Upper Richmond Road West has been on the receiving end of an awful lot of tarmac in the last couple of weeks, and is now beautifully finished.
Which is nice, but there was a big consultation last year, and RCC took the opportunity to look at some of the issues with that stretch of road. This is a busy road, which serves five local schools, as well as a number of other local amenities, and it was being consulted on because it’s an accident blackspot.
So you can imagine that we were very worried that the many responses we’re aware of, which were deeply critical of the proposed plans, have been ignored.
We decided to ask the council what’s going on …
And luckily it turns out that this is all about making use of allocated funds before the new financial year – TfL had provided the cash to resurface, and no decision has apparently been made about the consultation results yet …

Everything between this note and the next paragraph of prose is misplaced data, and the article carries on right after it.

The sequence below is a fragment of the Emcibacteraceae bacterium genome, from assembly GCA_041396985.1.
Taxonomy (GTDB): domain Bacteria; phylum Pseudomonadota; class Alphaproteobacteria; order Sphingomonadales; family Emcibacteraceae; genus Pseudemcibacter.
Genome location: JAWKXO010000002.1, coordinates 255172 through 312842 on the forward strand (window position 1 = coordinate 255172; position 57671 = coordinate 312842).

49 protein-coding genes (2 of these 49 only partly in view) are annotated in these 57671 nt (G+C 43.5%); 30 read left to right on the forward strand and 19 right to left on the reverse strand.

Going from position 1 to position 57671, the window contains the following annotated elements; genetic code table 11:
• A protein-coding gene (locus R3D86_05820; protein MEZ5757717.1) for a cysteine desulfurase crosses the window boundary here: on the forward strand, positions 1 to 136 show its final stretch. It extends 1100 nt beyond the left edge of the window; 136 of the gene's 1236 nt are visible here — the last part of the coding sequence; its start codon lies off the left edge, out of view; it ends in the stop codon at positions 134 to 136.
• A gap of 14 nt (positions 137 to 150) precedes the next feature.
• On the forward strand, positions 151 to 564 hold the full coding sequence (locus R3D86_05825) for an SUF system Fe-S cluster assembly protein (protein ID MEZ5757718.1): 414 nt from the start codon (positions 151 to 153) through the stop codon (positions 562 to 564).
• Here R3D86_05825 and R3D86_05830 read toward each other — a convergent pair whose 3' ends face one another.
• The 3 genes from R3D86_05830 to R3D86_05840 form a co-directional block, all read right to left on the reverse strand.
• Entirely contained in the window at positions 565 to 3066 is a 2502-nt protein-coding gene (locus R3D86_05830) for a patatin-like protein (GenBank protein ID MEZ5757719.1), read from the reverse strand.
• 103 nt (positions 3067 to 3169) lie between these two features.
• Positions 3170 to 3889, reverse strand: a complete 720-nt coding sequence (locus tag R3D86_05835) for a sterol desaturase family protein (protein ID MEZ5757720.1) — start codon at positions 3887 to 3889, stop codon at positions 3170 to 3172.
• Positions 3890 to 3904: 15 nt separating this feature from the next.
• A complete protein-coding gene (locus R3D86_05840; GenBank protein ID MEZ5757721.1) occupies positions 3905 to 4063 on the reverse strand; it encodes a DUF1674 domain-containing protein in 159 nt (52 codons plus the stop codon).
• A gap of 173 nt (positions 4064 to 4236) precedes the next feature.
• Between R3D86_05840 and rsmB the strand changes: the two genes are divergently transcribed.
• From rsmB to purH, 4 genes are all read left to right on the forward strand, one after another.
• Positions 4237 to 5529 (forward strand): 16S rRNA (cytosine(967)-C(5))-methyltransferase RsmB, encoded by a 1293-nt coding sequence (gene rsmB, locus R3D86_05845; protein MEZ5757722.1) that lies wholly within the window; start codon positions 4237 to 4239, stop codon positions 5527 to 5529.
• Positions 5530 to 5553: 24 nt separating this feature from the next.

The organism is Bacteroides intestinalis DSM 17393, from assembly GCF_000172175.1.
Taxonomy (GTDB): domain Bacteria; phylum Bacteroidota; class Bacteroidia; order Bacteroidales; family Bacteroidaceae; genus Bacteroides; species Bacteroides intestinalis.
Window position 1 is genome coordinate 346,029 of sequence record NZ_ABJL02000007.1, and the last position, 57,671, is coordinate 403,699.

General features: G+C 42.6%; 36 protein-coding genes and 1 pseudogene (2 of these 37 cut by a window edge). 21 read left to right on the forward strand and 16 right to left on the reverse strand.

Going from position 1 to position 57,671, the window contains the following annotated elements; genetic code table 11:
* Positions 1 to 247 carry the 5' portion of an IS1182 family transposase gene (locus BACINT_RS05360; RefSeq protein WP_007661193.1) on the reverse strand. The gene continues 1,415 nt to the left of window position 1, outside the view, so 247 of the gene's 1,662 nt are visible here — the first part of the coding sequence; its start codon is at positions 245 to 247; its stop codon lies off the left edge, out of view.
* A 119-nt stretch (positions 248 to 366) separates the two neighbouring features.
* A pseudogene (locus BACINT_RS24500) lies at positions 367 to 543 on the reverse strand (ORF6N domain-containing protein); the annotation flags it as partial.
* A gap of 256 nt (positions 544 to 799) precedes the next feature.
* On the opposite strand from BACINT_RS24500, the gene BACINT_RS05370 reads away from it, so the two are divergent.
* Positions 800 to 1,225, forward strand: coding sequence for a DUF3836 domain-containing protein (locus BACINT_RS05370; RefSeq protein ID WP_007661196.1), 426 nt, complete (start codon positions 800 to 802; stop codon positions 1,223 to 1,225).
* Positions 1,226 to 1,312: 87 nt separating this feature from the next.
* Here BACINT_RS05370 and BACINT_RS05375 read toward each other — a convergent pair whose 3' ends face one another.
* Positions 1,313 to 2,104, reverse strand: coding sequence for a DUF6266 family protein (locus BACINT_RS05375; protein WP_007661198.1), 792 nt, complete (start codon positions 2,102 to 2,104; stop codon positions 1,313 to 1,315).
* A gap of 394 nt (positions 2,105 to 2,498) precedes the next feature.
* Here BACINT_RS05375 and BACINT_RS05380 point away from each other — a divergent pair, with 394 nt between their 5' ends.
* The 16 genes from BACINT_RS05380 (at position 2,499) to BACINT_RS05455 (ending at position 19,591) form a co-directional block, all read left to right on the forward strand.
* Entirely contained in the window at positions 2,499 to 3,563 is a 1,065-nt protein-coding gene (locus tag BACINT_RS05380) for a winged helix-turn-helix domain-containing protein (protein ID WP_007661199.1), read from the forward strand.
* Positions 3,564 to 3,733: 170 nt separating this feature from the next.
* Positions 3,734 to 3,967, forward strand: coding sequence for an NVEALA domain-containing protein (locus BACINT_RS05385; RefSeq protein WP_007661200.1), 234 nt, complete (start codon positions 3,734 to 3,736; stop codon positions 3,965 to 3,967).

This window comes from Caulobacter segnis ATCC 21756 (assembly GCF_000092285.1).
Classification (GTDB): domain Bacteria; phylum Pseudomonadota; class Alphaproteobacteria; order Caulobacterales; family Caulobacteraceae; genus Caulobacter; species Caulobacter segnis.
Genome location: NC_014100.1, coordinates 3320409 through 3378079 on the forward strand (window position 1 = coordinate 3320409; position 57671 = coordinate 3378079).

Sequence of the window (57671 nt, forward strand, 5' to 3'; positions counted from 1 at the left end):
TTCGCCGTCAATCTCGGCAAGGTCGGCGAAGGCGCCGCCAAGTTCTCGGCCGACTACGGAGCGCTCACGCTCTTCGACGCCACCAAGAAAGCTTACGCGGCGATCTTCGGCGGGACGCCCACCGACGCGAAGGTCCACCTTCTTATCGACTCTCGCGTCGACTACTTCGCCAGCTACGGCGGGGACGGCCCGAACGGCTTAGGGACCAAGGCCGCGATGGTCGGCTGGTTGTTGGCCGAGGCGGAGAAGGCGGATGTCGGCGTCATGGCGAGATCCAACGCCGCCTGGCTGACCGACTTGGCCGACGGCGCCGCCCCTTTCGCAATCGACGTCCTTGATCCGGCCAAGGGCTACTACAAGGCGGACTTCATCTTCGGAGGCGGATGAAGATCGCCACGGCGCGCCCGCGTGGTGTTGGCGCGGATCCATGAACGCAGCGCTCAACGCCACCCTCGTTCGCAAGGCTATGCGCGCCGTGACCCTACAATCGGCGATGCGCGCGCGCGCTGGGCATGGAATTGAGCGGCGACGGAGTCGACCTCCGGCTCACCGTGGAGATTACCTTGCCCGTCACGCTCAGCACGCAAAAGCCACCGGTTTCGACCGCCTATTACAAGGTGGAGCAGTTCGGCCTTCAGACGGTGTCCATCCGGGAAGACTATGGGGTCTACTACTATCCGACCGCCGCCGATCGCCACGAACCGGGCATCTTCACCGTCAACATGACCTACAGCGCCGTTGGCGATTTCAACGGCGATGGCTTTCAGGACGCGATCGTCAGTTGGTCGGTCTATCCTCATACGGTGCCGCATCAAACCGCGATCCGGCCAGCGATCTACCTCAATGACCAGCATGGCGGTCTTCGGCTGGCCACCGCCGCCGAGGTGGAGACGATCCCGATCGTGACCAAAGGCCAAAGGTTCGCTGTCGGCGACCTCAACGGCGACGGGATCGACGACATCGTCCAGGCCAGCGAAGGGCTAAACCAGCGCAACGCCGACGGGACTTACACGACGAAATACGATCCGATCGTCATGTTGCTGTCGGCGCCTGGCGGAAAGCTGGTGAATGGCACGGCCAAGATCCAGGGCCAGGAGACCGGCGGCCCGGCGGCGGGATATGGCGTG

It’s taken quite a while to get what is pretty simple information out of the council, but they have explained the current situation – now we’re just waiting to hear the outcome of the consultation.
A number of people have contacted us about this, so please don’t be shy telling the council that you think this stretch of road needs fixing, and copy us in!
It’s beginning to look like the Twickenham Plan is now going to have many more improvements than we’d previously thought, to support people who want to cycle in the area. (If you want to see where we’ve been, you can check out our last post on the subject here.)